Human memory capacity is pretty amazing, but don't fall into the trap of thinking you can rely on it all the time. It turns out that our brains can play tricks on us, and there are lots of reasons why you can't trust your own memory. From our inability to lodge colors into the old memory bank to our tendency to remember positive things and forget negative ones, we have memories that are more like rose-tinted biopics than gritty documentaries. In fact, thousands of people who don't even know each other are capable of having the exact same false memory of something.
Read on for reasons why you should never trust your own memory. And write them down so you don't forget.
Remember that '90s movie Shazaam starring Sinbad? Lots of people do, but it never actually happened. It's an example of the Mandela Effect, the phenomenon in which thousands of unrelated people misremember the same event. The name was coined by Fiona Bloome after Nelson Mandela's death in 2013 because people all over the world had a vivid memory of him dying in the 1980s.
Other examples of the Mandela Effect include the children's book series The Berenstain Bears being remembered as The Berenstein Bears and The Flintstones being misspelled as The Flinstones.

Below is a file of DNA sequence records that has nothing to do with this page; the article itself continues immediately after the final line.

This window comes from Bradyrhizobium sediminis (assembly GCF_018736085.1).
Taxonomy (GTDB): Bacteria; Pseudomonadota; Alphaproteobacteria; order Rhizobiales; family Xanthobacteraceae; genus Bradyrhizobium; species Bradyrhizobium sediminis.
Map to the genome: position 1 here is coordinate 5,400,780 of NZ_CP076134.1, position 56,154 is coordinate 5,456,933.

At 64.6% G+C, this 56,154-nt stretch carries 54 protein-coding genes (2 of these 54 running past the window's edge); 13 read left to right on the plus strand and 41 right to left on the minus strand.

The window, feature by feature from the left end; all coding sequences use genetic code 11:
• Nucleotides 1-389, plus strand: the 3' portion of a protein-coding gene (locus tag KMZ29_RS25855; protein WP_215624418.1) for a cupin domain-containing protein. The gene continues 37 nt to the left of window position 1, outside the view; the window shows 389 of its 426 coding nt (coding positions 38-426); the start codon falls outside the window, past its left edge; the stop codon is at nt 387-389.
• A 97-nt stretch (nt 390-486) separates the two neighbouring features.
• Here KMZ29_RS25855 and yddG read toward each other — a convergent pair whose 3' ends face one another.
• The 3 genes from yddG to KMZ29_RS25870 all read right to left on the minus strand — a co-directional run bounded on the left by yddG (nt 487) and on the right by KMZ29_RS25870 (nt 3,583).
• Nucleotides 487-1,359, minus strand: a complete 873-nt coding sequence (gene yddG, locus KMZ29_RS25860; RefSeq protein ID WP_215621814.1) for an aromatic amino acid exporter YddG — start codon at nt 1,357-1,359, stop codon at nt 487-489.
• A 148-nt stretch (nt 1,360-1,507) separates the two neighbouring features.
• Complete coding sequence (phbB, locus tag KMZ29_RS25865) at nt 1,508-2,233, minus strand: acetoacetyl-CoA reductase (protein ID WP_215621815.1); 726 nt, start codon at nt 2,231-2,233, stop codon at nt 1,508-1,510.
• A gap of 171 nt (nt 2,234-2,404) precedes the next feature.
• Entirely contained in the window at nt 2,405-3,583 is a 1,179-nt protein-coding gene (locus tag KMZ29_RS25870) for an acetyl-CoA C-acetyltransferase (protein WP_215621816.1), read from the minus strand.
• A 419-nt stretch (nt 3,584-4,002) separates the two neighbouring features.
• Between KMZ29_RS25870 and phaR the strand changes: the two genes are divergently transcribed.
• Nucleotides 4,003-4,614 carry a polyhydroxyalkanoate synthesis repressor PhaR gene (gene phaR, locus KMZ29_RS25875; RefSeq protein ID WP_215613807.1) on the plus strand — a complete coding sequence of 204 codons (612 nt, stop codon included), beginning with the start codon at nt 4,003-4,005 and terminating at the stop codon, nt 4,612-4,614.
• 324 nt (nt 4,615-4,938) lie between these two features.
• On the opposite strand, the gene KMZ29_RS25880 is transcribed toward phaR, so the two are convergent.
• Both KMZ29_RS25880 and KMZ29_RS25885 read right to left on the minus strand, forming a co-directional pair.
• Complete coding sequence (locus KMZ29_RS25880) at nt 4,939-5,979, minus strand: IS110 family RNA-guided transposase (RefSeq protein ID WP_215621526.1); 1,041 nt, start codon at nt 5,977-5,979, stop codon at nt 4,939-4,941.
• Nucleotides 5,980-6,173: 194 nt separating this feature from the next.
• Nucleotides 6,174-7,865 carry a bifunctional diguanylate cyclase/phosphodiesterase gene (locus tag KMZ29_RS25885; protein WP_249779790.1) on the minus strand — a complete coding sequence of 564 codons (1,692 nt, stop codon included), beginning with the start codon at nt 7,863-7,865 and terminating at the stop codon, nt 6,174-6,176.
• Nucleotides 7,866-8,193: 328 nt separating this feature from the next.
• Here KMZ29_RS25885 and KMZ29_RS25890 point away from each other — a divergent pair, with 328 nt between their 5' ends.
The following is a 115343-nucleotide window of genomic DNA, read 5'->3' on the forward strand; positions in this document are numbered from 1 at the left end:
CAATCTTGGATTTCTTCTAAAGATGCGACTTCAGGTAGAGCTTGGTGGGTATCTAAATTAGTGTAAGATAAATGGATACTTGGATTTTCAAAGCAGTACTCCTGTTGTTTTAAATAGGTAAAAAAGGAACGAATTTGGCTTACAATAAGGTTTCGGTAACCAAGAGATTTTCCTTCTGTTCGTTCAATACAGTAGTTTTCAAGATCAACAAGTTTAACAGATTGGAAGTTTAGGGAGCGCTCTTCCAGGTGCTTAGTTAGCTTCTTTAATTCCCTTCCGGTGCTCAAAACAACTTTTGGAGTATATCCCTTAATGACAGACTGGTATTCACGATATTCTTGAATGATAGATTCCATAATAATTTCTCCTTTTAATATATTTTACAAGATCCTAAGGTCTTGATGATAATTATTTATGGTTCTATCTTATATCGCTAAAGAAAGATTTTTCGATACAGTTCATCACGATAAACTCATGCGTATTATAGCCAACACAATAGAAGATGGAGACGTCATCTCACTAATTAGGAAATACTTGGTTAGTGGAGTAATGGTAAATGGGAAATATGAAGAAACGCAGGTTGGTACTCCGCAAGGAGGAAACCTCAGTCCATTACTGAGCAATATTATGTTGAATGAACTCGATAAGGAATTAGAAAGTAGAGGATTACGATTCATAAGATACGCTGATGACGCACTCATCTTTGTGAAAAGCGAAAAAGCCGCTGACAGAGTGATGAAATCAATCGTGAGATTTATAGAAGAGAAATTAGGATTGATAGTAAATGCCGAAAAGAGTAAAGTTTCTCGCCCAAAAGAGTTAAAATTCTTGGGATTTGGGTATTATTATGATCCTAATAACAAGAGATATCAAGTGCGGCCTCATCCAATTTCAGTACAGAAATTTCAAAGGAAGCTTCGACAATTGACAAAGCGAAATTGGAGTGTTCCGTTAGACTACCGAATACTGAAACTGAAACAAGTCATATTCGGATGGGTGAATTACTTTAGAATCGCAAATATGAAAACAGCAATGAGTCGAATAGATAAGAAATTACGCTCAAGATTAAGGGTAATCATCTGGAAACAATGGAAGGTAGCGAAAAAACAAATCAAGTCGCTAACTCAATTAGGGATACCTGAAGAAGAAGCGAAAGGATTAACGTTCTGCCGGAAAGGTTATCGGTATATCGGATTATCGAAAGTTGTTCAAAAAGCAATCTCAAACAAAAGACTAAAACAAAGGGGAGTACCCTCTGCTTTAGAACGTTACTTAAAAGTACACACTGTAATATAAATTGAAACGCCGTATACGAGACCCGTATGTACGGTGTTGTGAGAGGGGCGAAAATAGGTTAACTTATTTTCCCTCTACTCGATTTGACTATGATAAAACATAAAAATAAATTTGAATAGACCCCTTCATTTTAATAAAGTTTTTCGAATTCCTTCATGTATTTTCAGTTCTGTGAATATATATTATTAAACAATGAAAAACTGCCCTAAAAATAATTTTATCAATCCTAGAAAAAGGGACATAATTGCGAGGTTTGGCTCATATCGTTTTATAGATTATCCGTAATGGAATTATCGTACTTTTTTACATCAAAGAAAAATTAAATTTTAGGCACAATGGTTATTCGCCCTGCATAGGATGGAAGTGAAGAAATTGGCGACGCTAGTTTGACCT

Now that you can Google pretty much anything at any time - receiving the exact information you want right when you want it with very little effort - your brain has the tendency to forget the things you've learned. If your brain perceives that it can find the information elsewhere, it just won't bother to retain the facts. This phenomenon is called the Google Effect.
A phenomenon known as cryptomnesia can make accidental plagiarists of us all. Sometimes, we read or hear something and store it in our brains, only to remember it later as a completely original idea. These ideas can lay dormant in our minds for months or years and resurface without us realizing it, which is part of the reason why movies, TV shows, and books can (legitimately) be accidentally plagiarized.
Every time you remember something, your memory is a little less accurate than the time before. Think of it as a game of telephone where you keep repeating a memory to yourself over and over again. Each time you repeat it, certain details become fuzzier. But you have no reason to think your memory is less than perfect and probably won't realize you're wrong until you're confronted with evidence. This is why eyewitness testimony in criminal cases is not always reliable.